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The Connection Between Mouth & Body

We’ve all heard of the mind-body connection — the idea that a person’s mental, emotional and physical health are all intertwined. But what about the mouth-body connection? In this post, we’ll look at a few unexpected health risks that may be associated with poor oral hygiene and how your local Applecross dentist can help.

Heart Disease

Studies have shown that chronic inflammation of the gums (due to gum disease) is associated with cardiovascular problems including heart disease. Not only that, the same correlation exists between gum health and blockages in blood vessels, which means that poor oral hygiene is also connected to stroke.

It’s important to note this is only a correlation, and researches stop short of saying that gum disease actually leads to cardiovascular problems. However, the correlation likely exists for a reason, and it’s probably safe to say that the practices which lead to gum disease also have a bearing on (or are in some way connected to) heart health.

Premature Birth

In another study on gingivitis, it was found that pregnant women with poor gum health were more likely to give birth prematurely to underweight babies. This is another highly speculative correlation that requires more research before we fully understand it. But again, the additional potential risks associated with gingivitis simply drive home how important it is to prioritise oral health. This is all the more pertinent given the low cost of regular brushing, flossing and check-ups with your Applecross dentist.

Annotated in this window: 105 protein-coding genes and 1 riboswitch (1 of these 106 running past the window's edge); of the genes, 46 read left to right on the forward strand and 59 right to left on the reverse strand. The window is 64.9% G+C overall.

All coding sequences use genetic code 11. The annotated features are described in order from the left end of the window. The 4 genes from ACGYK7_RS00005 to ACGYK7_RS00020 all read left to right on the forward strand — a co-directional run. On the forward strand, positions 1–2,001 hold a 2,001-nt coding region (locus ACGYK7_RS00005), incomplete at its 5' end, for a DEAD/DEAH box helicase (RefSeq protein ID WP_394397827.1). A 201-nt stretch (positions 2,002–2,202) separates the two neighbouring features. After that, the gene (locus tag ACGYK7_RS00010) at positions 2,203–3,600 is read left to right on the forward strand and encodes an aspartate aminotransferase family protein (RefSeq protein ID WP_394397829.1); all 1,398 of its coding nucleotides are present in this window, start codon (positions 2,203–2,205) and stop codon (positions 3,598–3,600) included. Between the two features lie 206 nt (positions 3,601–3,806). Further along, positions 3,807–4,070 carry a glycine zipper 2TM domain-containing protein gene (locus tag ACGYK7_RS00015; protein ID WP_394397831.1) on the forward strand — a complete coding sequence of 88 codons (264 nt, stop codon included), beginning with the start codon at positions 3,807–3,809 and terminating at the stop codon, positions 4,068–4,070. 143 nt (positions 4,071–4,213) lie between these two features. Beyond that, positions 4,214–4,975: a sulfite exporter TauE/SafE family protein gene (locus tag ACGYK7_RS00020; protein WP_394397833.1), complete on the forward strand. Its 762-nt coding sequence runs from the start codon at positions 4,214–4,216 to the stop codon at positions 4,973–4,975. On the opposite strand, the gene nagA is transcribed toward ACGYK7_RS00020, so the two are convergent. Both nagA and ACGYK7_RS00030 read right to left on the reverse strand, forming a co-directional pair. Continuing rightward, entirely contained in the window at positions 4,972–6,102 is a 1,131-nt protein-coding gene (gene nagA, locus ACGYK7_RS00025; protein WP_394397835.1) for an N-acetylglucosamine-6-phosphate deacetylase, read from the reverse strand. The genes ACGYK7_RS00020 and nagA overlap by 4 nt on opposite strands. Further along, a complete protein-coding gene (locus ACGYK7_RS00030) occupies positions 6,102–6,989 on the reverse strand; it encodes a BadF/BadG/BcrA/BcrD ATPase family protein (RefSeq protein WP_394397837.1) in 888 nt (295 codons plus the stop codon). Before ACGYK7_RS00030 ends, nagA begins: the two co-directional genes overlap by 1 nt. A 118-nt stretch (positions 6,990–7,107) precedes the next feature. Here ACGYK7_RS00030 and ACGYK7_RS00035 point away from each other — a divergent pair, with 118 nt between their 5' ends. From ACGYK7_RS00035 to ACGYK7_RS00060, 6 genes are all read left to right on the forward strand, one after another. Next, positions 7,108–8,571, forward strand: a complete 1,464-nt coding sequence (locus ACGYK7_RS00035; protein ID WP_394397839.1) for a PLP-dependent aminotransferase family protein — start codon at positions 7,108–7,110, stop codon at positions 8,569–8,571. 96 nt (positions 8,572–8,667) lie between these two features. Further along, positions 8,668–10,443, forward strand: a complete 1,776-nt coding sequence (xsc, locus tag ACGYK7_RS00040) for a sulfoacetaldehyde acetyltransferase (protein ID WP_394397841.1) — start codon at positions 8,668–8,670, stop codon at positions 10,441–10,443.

Joint Problems

This has to be one of the most counterintuitive findings in this list, but there’s heaps of scientific evidence to back it up. In particular, a 2012 study examined joint fluid in patients with rheumatoid arthritis. What they found was the fluid in several of the patients contained gum bacteria — which, by all rights, shouldn’t have been there. In a couple of the cases, the gum bacteria found in the joint fluid was a genetic match for that found in the same patient’s mouth. In other words, that was definitely their own gum bacteria found in their joint.

Bacteria in the joints can exacerbate arthritis. It can also lead to significant complications for those who have undergone joint replacement. Keeping the mouth clean can certainly do no harm for those with joint problems. Likewise, your dentist may recommend that you take care when flossing to avoid bleeding, which could introduce gum bacteria to the blood stream.

Memory Loss

Here’s another unusual correlation. A study found that adults with gingivitis underperformed on memory tests, along with other cognitive assessments. Specifically, it found that the test subjects exhibited poor performance on verbal recall and, oddly enough, arithmetic (subtraction, in particular).

The test also looked specifically at older adults, and it’s not known if the same correlations exist in younger subjects. Regardless, gingivitis is bad enough as it is, and this finding only underscores the importance of keeping your gums healthy with antiseptic mouthwash and regular brushing.

Fortunately, staying ahead or problems in oral hygiene is easy. If you’d like to schedule a check-up, you can book an appointment online or call us on 08 9316 3622.

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